Except for installing solar panels, none of these changes is particularly expensive for making eco-friendly homes; but combined, energy efficiency measures are ways to increase your property’s market value.

Energy Efficiency measures could increase the value of your home

How can energy efficiency measures increase the value of my property?

Energy efficiency measures can positively impact the value of your home. The constant impetus behind energy efficiency, the cutting of CO2 emissions and the spectre of climate change are all factors forcing homeowners and builders to strive for improvements in energy-saving measures continually.

Cutting annual fuel bills for ordinary households in the UK, such action could be increasing house values across the country. The steadily rising energy prices are forcing many people to look for ways of cutting bills, and a home that is already equipped to deliver such savings will usually be very attractive to buyers.

Evidence suggests energy efficiency measures are having a positive effect on property values

According to the Department of Energy and Climate Change (DECC), now part of Department of Business, Energy & Industrial Strategy, some key energy efficiency improvements to home have the potential to increase net property values by up to an average of 14 per cent in the UK. However, that figure has been proven to be as high as 39 per cent in some areas of England. According to the DECC, a home that can upgrade its Energy Performance Certificate by two bands can add on average more than £16,000 to its property valuation – but a home in the northeast of England could increase its market value by an astonishing £25,000!

As climate change initiatives start to get more challenging for governments – and as the cost of energy continues to rise – it seems more than likely that pressure on householders to cut their energy use will increase. It appears that an excellent energy efficiency rating has become a significant contributing factor to property prices in the UK, and its influence will probably only grow over the coming decades.

The government is, in part, responsible for the drive towards domestic-fuel efficiency. Their Green Deal is helping people to make energy efficiency improvements to their home for a fraction of the market cost. Some householders qualify for free or subsidised energy efficient boilers, cavity wall insulation and solar panels, and that financial help is helping many property owners to increase the value of their home.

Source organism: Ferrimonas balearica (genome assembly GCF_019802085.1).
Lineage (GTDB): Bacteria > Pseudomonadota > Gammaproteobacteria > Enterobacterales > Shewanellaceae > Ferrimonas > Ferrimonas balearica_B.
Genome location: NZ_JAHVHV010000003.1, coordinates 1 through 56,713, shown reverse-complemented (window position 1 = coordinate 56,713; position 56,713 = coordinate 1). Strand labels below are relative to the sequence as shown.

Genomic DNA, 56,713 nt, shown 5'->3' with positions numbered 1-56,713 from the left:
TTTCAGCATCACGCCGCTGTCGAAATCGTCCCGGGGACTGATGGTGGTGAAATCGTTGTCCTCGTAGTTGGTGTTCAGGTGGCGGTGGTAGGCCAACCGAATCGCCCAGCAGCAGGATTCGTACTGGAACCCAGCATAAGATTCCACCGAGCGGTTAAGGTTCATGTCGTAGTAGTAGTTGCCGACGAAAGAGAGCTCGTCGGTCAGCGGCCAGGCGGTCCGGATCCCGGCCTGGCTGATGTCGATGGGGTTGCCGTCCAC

While the cost of installing double-glazed windows and other fuel efficiency measures may seem prohibitive to some homeowners, such improvements considered an investment for the future, the potential fuel savings over ten years are enormous compared to the initial outlay. But perhaps more significantly, homeowners can add a premium to their property valuation by ensuring its EPC certificate places it in the first three grades of energy efficiency (A, B or C).

Rises in house prices make energy efficiency measures worth the expense

On the face of it, ensuring a home is energy efficient is an expensive prospect. However, the full benefit of improvements in energy efficiency ratings needs measuring in the context of 10 years. A ground source heat pump, for instance, extracts warmth from under the ground and transfers it to a home’s heating system. At the cost of £9,000, this represents just £900 per year. With government subsidies and the subsequent savings on energy bills, this is a relatively small annual cost. Solar panels cost around £5,000 for the average house, and a biomass burner installed for less than £12,000. Compared to the potential rises in property prices purported by the DECC, the cost of these improvements makes sound economic sense.

Whether you believe that climate change is man-made or not, there is no escaping the fact that property values in the UK are being affected by the cost of energy and government-sponsored efficiency schemes. Your house is not only a home; it is an investment that needs considering. If you improve beyond the minimum energy efficiency standards for your home now, you could reap the rewards in the future.

“How energy efficiency measures can increase property values” is brought to you by Flying Homes.